MICA Prof Harmony Siganporia’s book ‘I am the Widow: An Intellectual Biography of Behramji Malabari’ has been awarded the Prof Sneh Mahajan Award for the best book on modern India history (2015 to 2018).
The award was presented at the 80th session of the Indian History Congress, recently held in Kerala.
The book is an intellectual biography that compares and analyses the life-work and times of Behramji Merwanji Malabari (1853–1912)—A Parsi social reformer, journalist, poet, proto ethnographer/anthropologist, travel writer, and a vital catalyst of change who did much to shape the national reform discourse. This exercise reveals a society in transition in the late nineteenth century, providing an understanding of this crucial and formative moment in Indian history.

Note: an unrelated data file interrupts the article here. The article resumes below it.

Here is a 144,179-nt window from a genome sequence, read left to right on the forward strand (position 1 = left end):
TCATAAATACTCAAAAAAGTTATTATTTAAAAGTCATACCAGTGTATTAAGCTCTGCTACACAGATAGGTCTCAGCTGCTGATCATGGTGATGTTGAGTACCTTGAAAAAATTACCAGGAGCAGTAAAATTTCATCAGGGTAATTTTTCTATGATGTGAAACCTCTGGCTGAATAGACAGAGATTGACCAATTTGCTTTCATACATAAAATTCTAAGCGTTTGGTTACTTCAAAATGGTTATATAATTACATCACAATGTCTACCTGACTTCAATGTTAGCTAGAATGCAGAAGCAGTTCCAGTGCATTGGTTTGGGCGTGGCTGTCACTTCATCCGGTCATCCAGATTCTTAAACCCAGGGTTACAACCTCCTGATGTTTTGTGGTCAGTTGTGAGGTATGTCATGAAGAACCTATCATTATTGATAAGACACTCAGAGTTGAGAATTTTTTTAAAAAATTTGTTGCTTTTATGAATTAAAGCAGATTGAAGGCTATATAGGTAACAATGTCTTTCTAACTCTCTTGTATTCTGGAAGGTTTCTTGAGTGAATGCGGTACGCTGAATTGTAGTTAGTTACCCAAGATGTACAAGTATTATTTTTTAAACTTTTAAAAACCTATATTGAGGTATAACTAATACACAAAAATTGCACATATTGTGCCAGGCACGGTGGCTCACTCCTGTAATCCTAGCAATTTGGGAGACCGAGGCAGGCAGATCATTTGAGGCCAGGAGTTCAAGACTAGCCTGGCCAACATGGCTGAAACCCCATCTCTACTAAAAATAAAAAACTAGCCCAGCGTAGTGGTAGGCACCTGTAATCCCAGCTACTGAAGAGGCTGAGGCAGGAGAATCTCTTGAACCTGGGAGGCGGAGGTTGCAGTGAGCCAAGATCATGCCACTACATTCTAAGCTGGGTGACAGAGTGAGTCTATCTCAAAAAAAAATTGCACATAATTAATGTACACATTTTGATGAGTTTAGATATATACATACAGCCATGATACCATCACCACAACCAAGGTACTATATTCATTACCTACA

Prof Siganporia who teaches in the area of Culture and Communication at MICA says, “I am full of gratitude that the Indian History Congress thought my work was worthwhile. The award means a lot because I see it as an exercise in undoing erasure: lives like Malabari’s, with his belief in always speaking truth to power have lessons for us, especially in the contentious times we live in.”
The book also evaluates Malabari’s lifelong commitment to working for the upliftment of women, particularly widows, even as it explores the politics of representation and outlines some of the tensions that such a voicing of ‘women’s issues’ by male reformers such as Malabari, who possessed the ‘innate human ability to identify with another’ as much as ‘the ability to refuse to identify solely with oneself’, entails.
Malabari had two biographies written about him before he was forty, and a third two years after his death. He then vanished almost completely from the pages of Parsi and Indian history, reduced at best to a footnote. This fourth biography attempts to discover why.
This text will be a rare and valuable asset to scholars of history, cultural studies and literary studies.
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